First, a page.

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Crimes Against the Elderly Come with Tougher Penalties

The 2021 elder abuse law means a Wisconsin nurse is facing tougher penalties for allegedly cutting off the foot of an elderly man at a rehabilitation center.

In November 2022, Mary K. Brown of Durand was charged with two felony counts of elder abuse for supposedly amputating a 62-year-old man’s frostbitten foot on May 27. He had been at the Spring Valley Health and Rehab Center since March after falling in his home. He had no heat in his home, causing the tissue in his feed to become necrotic.

The man died shortly after the amputation, but the criminal complaint did not connect the amputation to his death. He was receiving care at the facility from St. Croix County hospice health workers. Brown worked at the Spring Valley facility but was not a hospice nurse.

Preserving the Foot at Family’s Taxidermy Shop

According to fellow co-workers, Brown said she planned to take the foot to her family’s taxidermy shop for preservation. Two nursing assistants were reportedly with her when they entered the room to change his bandages. Instead, Brown cut the tendon that was keeping the foot attached. She acknowledged that she had no authorization to amputate and that removing the foot was outside her scope of practice.

Victim’s Age Increases Possible Prison Sentence

Brown is looking at the possibility of up to a $100,000 fine and/or up to 40 years in prison for each count of the underlying crime. Because the victim was 60 years or older, each charge carries the possibility of an additional 6 years.

Gov. Tony Evers signed the elder abuse law in August 2021.

“Aging and older Wisconsinites are particularly vulnerable to financial and physical abuse and exploitation, and unfortunately, we are seeing a devastating and concerning rise in these crimes,” the governor said at the time. “This bill is an important bipartisan action to help put an end to elder abuse and protect some of our most vulnerable loved ones and neighbors.”

The bill defines “elder person” as anyone 60 years of age or older.

When the victim meets the definition of an elder person, and the crime is punishable by incarceration, the following sentence increases are possible:

  • A maximum term of imprisonment of one year or less may be increased to not more than 2 years.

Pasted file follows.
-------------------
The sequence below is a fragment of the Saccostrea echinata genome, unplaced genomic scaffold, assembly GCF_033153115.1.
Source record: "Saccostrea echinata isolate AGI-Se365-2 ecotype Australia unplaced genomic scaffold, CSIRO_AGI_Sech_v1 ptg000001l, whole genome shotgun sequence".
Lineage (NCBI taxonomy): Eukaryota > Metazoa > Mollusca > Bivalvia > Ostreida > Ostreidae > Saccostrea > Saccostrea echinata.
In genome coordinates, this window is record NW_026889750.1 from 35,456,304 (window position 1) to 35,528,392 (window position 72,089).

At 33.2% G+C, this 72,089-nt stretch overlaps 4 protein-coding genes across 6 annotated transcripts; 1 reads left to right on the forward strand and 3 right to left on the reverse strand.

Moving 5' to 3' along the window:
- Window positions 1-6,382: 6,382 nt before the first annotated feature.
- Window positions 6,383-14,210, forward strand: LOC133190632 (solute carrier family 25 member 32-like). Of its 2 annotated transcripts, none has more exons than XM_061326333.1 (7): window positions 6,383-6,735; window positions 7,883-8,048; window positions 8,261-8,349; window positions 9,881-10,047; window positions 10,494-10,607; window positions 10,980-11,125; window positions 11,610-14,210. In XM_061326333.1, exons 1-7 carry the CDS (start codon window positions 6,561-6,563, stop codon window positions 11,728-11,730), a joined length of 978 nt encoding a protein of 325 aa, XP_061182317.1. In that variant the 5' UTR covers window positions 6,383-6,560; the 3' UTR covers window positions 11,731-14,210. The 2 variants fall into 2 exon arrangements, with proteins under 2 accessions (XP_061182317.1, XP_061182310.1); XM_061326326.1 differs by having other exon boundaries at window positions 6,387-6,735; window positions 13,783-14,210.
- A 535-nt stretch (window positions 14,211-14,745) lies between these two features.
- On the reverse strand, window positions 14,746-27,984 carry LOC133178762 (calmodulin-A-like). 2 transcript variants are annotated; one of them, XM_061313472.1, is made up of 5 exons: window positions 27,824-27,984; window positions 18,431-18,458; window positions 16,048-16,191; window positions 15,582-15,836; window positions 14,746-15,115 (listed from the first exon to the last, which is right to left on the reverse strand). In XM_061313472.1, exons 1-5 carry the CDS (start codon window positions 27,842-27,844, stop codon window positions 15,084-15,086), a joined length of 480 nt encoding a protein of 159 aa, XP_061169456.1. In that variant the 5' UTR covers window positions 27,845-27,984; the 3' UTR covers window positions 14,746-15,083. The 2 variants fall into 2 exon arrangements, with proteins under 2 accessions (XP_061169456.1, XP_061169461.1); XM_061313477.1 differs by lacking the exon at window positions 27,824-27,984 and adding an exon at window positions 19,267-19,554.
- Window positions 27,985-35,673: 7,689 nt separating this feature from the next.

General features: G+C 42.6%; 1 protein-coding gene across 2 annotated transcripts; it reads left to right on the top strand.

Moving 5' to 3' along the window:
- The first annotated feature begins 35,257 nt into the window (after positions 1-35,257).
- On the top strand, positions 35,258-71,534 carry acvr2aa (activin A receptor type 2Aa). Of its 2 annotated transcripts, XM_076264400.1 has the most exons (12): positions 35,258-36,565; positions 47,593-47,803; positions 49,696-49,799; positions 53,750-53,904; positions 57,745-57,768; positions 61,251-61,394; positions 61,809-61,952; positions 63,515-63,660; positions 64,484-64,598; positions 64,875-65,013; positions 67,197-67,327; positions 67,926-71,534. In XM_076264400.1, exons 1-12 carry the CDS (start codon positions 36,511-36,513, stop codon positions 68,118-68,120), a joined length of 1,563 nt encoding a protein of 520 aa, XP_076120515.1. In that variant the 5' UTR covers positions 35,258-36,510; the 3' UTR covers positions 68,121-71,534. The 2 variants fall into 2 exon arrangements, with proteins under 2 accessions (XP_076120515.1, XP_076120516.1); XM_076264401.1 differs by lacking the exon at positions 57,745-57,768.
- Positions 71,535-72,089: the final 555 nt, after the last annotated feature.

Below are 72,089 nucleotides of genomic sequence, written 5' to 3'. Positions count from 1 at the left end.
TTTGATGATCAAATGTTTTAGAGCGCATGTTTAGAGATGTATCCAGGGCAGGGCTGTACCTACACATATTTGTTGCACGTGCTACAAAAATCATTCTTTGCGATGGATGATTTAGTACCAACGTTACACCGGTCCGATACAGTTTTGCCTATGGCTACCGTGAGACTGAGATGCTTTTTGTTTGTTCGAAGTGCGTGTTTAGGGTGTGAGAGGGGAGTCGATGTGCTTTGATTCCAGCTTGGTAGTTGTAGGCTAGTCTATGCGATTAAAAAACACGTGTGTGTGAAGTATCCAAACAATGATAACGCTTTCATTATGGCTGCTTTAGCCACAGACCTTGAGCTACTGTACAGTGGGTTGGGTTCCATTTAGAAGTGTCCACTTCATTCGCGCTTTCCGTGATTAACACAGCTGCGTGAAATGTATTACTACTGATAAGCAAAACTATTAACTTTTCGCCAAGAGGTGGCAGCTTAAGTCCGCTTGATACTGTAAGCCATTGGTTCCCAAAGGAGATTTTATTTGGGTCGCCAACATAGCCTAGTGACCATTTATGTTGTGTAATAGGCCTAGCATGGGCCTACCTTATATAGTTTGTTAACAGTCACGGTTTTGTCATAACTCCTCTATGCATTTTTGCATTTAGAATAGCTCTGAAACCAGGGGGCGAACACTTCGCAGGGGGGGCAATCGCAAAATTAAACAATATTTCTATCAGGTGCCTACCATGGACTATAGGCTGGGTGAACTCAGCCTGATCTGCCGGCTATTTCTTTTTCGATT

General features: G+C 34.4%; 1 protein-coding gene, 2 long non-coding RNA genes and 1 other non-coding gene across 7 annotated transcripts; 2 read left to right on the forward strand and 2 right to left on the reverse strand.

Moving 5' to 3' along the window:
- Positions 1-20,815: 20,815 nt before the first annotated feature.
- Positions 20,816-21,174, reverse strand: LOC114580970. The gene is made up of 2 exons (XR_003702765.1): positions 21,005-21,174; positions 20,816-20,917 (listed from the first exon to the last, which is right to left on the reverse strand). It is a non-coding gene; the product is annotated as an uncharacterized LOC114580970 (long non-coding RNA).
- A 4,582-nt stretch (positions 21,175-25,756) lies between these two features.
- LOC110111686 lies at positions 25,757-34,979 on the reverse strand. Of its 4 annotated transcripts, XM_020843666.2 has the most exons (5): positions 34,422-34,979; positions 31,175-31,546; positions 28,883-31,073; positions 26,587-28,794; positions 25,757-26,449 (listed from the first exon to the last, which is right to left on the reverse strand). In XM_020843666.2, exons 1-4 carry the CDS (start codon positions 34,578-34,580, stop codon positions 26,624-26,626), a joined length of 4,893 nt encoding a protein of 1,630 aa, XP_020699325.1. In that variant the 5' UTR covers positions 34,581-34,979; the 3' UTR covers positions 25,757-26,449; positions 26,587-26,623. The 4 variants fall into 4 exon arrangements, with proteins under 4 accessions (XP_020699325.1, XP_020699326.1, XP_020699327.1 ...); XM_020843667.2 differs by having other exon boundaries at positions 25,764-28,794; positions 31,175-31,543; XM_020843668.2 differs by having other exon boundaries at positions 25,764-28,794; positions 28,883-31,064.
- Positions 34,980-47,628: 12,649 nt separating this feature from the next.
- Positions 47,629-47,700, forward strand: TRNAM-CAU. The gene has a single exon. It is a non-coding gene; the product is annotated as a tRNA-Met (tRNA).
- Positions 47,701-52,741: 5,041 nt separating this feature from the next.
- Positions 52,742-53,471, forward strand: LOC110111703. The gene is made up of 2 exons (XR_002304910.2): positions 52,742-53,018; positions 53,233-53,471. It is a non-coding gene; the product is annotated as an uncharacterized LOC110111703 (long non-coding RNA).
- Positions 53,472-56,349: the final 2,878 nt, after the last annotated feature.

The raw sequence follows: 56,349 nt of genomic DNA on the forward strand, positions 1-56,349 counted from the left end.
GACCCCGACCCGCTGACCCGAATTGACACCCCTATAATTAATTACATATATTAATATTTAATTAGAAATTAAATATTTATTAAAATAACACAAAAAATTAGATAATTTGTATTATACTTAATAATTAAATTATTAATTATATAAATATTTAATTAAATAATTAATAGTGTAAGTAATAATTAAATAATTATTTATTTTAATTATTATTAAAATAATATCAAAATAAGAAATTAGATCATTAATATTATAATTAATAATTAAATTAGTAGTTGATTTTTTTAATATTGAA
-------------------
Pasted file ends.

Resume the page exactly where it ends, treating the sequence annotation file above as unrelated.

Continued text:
• A maximum term of imprisonment of more than one year but not more than 10 years may be increased by not more than 4 years.
  • A maximum term of imprisonment of more than 10 years may be increased by not more than 6 years.

The enhanced sentencing is valid regardless of whether the alleged perpetrator knows the victim’s age.

The new law also creates the new crime of “physical abuse of an elder person.” Intentionally causing bodily harm or recklessly causing bodily harm are felonies. In the case of the nurse, she is being charged with intentionally causing great bodily harm to an elder person, which is a Class C felony.

Elder Abuse Is on the Rise

According to the Wisconsin Department of Health Services, there were 6,295 incidents of elder abuse in 2013. That number climbed to more than 10,000 in 2021. Physical abuse experienced an increase of 185% during that timeframe. Unreasonable confinement or restraint surged 100%, followed by financial exploitation at 97.6%. The Elder Abuse and Neglect Report for 2021 showed that 16 incidents involved treatment without consent.

Fight the Stigma and Penalties of Elder Abuse Allegations

Being accused of harming an elder taints one’s reputation and can forever change the trajectory of your relationships and career. Do not assume that everything will work out in your favor. At the Law Offices of Christopher J. Cherella, our attorney brings his insight as defense counsel and a former prosecutor to fight for his client’s freedom.

Strong criminal defense requires tenacity, experience, and knowledge. Contact Attorney Cherella if you are being investigated for a crime. Our firm is available 24/7 to fight for your rights. Call (414) 882-8382 for a phone, video, or in-person consultation.